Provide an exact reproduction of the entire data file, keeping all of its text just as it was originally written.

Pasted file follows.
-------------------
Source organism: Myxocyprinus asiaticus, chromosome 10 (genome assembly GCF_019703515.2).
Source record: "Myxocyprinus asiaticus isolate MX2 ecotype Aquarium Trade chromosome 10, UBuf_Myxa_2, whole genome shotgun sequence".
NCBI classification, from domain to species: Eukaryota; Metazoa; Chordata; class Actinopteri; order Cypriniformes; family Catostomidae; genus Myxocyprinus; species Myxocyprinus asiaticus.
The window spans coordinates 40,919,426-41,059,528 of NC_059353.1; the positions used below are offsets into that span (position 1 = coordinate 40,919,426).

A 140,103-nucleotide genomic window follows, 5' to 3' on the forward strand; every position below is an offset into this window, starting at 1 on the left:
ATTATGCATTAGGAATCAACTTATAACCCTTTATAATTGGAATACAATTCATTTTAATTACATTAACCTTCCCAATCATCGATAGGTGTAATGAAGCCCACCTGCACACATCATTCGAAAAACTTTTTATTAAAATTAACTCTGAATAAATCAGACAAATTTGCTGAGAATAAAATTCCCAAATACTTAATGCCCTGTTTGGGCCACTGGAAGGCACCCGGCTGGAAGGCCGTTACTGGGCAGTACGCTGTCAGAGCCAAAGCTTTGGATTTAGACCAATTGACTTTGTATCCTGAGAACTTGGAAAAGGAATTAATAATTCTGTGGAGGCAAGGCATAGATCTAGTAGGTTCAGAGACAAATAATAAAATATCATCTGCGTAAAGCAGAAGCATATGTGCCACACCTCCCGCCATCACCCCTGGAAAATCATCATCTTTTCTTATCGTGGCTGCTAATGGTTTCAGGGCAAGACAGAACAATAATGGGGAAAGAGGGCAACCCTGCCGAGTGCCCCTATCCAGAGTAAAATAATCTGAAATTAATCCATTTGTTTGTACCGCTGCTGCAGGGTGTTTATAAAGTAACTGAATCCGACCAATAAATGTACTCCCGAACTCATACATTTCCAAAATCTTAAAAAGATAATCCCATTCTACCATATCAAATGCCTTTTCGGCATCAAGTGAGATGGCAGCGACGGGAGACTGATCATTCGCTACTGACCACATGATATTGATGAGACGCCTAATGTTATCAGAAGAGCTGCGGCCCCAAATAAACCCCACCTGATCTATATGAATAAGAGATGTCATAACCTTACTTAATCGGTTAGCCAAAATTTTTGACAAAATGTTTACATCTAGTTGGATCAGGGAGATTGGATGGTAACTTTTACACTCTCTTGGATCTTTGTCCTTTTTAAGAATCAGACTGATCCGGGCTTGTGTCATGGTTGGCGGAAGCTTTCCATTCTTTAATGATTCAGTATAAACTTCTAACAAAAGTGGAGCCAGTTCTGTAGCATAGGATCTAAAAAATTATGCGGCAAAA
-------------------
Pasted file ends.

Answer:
Source organism: Myxocyprinus asiaticus, chromosome 10 (genome assembly GCF_019703515.2).
Source record: "Myxocyprinus asiaticus isolate MX2 ecotype Aquarium Trade chromosome 10, UBuf_Myxa_2, whole genome shotgun sequence".
NCBI classification, from domain to species: Eukaryota; Metazoa; Chordata; class Actinopteri; order Cypriniformes; family Catostomidae; genus Myxocyprinus; species Myxocyprinus asiaticus.
The window spans coordinates 40,919,426-41,059,528 of NC_059353.1; the positions used below are offsets into that span (position 1 = coordinate 40,919,426).

A 140,103-nucleotide genomic window follows, 5' to 3' on the forward strand; every position below is an offset into this window, starting at 1 on the left:
ATTATGCATTAGGAATCAACTTATAACCCTTTATAATTGGAATACAATTCATTTTAATTACATTAACCTTCCCAATCATCGATAGGTGTAATGAAGCCCACCTGCACACATCATTCGAAAAACTTTTTATTAAAATTAACTCTGAATAAATCAGACAAATTTGCTGAGAATAAAATTCCCAAATACTTAATGCCCTGTTTGGGCCACTGGAAGGCACCCGGCTGGAAGGCCGTTACTGGGCAGTACGCTGTCAGAGCCAAAGCTTTGGATTTAGACCAATTGACTTTGTATCCTGAGAACTTGGAAAAGGAATTAATAATTCTGTGGAGGCAAGGCATAGATCTAGTAGGTTCAGAGACAAATAATAAAATATCATCTGCGTAAAGCAGAAGCATATGTGCCACACCTCCCGCCATCACCCCTGGAAAATCATCATCTTTTCTTATCGTGGCTGCTAATGGTTTCAGGGCAAGACAGAACAATAATGGGGAAAGAGGGCAACCCTGCCGAGTGCCCCTATCCAGAGTAAAATAATCTGAAATTAATCCATTTGTTTGTACCGCTGCTGCAGGGTGTTTATAAAGTAACTGAATCCGACCAATAAATGTACTCCCGAACTCATACATTTCCAAAATCTTAAAAAGATAATCCCATTCTACCATATCAAATGCCTTTTCGGCATCAAGTGAGATGGCAGCGACGGGAGACTGATCATTCGCTACTGACCACATGATATTGATGAGACGCCTAATGTTATCAGAAGAGCTGCGGCCCCAAATAAACCCCACCTGATCTATATGAATAAGAGATGTCATAACCTTACTTAATCGGTTAGCCAAAATTTTTGACAAAATGTTTACATCTAGTTGGATCAGGGAGATTGGATGGTAACTTTTACACTCTCTTGGATCTTTGTCCTTTTTAAGAATCAGACTGATCCGGGCTTGTGTCATGGTTGGCGGAAGCTTTCCATTCTTTAATGATTCAGTATAAACTTCTAACAAAAGTGGAGCCAGTTCTGTAGCATAGGATCTAAAAAATTATGCGGCAAAA